Dr. Loren Cordain Interview Part TwoOctober 7, 2010 Written by JP [Font too small?]
In part two of my interview with Dr. Loren Cordain, I’ll turn the spotlight on the most recent scientific developments regarding Paleolithic nutrition. Dr. Cordain shares some insights about using a traditional diet to manage autoimmune diseases. He also comments on a current batch of “modern day Paleo diets” and describes what he’d like see in future scientific investigations. We’ll even get a sneak peak into his forthcoming book, The Paleo Diet Cookbook.
JP – You just co-authored a paper in the British Journal of Nutrition which estimated the macronutrient and fatty acid composition of an East African Paleolithic Diet. Several recent studies have attempted to replicate a paleolithic-style diet in the context of controlled trials involving diabetics and healthy volunteers. What is your impression of those interventions?
Dr. Cordain – These are the very first pioneering studies which show modern day “Paleo” are more effective than so-called healthy diets such as the Mediterranean diet in improving blood lipid and other health parameters. I suspect that more and more randomized controlled trials will be conducted on Paleo diets to show their therapeutic effects. Particularly exciting is their role in preventing or ameliorating autoimmune diseases. (1,2,3,4,5)
JP – On your website, you offer a program which “may slow or even ameliorate symptoms of M.S. (multiple sclerosis) in some patients”. Can you please describe the basis for that work? What kind of response have you received from patients and physicians who have adopted the program?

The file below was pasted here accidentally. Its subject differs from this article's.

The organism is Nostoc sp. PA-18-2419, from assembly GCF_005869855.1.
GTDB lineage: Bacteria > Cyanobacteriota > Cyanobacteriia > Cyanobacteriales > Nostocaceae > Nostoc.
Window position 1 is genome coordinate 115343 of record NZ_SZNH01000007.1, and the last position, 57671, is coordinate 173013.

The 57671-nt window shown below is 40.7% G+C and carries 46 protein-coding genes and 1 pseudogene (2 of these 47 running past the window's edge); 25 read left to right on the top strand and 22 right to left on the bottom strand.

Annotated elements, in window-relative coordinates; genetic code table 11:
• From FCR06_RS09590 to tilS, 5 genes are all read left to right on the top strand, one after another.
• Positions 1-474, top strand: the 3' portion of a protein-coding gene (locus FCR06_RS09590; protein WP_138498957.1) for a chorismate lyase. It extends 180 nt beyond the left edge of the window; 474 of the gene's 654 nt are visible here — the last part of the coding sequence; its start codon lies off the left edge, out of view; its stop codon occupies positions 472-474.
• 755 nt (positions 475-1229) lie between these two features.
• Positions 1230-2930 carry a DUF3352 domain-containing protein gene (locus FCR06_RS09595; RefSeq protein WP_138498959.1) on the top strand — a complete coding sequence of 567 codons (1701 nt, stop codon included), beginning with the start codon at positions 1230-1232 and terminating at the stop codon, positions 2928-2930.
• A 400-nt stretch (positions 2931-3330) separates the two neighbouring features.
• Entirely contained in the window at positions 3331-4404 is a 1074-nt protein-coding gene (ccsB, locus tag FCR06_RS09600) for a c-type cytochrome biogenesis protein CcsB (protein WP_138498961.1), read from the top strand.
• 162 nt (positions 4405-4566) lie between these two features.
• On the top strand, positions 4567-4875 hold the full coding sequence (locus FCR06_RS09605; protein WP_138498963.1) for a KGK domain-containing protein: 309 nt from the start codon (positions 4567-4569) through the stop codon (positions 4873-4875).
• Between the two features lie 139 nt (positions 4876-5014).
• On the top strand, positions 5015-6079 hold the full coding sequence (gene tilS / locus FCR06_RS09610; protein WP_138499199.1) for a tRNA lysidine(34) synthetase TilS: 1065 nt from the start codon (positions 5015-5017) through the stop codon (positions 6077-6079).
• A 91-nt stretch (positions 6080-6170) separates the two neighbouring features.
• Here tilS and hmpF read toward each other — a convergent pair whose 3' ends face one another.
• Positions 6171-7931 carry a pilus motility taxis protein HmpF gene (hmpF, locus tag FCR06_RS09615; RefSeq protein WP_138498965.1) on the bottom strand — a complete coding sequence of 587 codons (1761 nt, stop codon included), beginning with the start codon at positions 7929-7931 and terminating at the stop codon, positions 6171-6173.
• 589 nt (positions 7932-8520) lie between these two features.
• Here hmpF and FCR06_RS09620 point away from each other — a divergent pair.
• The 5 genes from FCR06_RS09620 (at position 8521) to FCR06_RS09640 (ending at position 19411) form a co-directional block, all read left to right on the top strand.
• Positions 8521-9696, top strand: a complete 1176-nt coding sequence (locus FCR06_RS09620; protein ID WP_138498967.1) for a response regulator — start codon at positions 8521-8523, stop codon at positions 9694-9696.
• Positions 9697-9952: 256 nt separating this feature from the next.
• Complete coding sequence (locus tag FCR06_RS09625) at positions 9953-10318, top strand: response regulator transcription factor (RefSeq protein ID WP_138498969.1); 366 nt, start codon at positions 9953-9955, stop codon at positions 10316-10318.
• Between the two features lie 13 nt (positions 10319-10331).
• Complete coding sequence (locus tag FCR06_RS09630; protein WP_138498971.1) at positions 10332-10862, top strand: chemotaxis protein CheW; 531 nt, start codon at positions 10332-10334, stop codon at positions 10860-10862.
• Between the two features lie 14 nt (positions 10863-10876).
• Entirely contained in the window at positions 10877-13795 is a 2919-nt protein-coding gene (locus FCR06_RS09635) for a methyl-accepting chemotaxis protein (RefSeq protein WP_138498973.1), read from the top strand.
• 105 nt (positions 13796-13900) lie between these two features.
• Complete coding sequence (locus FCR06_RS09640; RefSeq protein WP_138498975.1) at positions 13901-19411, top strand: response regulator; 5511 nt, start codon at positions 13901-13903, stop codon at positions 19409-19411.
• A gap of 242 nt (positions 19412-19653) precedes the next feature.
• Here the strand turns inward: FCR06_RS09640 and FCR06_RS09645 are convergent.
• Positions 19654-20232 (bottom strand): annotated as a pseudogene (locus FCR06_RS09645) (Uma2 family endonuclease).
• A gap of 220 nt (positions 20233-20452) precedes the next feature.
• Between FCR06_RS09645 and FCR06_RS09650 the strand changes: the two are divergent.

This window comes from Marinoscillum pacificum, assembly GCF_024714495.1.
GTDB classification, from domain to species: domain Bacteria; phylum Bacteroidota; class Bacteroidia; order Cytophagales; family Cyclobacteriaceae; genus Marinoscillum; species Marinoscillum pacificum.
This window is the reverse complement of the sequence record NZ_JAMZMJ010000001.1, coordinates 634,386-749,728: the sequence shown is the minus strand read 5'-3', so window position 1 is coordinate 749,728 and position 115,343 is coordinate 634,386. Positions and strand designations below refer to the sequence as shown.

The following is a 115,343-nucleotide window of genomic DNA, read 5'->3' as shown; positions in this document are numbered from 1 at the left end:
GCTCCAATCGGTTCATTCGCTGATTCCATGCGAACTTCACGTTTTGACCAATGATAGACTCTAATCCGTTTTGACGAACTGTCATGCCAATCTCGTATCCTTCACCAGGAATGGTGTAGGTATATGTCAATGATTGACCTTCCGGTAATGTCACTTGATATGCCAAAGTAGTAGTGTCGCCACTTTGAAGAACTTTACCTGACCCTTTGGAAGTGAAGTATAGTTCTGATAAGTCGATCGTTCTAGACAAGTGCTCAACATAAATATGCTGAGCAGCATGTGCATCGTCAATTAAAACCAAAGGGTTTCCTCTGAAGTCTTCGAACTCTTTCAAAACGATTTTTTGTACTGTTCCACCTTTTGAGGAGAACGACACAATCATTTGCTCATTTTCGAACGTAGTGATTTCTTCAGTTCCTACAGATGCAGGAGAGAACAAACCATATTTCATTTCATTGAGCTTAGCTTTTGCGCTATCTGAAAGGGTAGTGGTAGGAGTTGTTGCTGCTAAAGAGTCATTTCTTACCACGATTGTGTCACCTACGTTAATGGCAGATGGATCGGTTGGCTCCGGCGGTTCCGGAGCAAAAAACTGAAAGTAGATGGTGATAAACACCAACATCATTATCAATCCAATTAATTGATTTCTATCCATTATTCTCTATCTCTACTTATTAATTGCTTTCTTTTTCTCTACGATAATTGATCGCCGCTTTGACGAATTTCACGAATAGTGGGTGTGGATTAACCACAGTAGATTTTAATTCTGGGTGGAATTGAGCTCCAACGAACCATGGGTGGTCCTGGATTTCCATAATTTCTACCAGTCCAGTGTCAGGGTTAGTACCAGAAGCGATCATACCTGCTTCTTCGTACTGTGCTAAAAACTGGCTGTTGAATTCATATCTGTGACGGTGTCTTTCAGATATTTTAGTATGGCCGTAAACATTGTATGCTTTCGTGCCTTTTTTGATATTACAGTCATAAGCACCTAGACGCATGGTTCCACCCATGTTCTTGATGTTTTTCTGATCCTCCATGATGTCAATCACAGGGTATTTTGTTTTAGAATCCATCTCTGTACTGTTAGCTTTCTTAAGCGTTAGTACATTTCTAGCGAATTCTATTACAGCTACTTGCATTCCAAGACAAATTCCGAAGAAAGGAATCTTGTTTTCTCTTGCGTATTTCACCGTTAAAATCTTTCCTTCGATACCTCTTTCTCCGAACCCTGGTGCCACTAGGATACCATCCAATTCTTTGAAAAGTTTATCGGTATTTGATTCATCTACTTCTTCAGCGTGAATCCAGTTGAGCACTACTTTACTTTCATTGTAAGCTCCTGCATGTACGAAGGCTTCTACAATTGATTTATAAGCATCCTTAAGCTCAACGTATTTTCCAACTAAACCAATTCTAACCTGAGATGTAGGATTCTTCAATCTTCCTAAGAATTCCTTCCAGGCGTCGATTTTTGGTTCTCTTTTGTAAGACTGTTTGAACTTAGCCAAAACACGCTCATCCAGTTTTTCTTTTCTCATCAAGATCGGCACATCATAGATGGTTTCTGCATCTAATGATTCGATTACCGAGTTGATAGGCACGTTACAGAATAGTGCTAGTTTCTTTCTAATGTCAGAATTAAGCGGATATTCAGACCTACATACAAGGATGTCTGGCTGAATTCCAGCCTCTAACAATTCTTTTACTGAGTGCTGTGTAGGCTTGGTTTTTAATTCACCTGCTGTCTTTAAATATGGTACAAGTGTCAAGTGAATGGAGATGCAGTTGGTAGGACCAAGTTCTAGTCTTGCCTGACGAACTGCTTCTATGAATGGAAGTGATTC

Dr. Cordain – Except for celiac disease, no good randomized controlled trials of Paleo Diets have yet been tested in other autoimmune diseases. However, it is increasingly being recognized by immunologists that a leaky gut may be a universal dietary trigger of autoimmunity. Multiple elements in the typical western diet cause increased intestinal permeability (lectins, saponins, gliadin, alcohol, capsaicin, thaumatin like proteins). Because the Paleo diet is generally free from foods (wheat, all grains, potatoes, legumes and all beans, capsaicin containing chili peppers) that contain these substances and other foods (dairy) known to be associated with autoimmune diseases, it likely will improve or prevent certain autoimmune diseases.
JP – Is there a place for nutritional supplements in a paleolithic diet? If so, are there certain supplements in particular that are more congruent with your philosophy than others?
Dr. Cordain – As I have pointed out in my paper (Cordain L. The nutritional characteristics of a contemporary diet based upon Paleolithic food groups. J Am Nutraceut Assoc 2002; 5:15-24.), modern day Paleo diets are incredibly nutritionally dense and supply 2 to 7 times the DRI (Dietary Reference Intake) for all vitamins and minerals except vitamin D. In contemporary diets vitamin D is fortified in margarine and milk which are not components of the Paleo Diet. Hence, unless you get regular sun exposure, vitamin D should be supplemented. To achieve optimal blood concentrations of vitamin D (40-70 ng/ml) without sunlight exposure, it is necessary to supplement with at least 2,000 IU per day. If you don’t like to eat fish then fish oil supplements (EPA and DHA) should be taken. (6)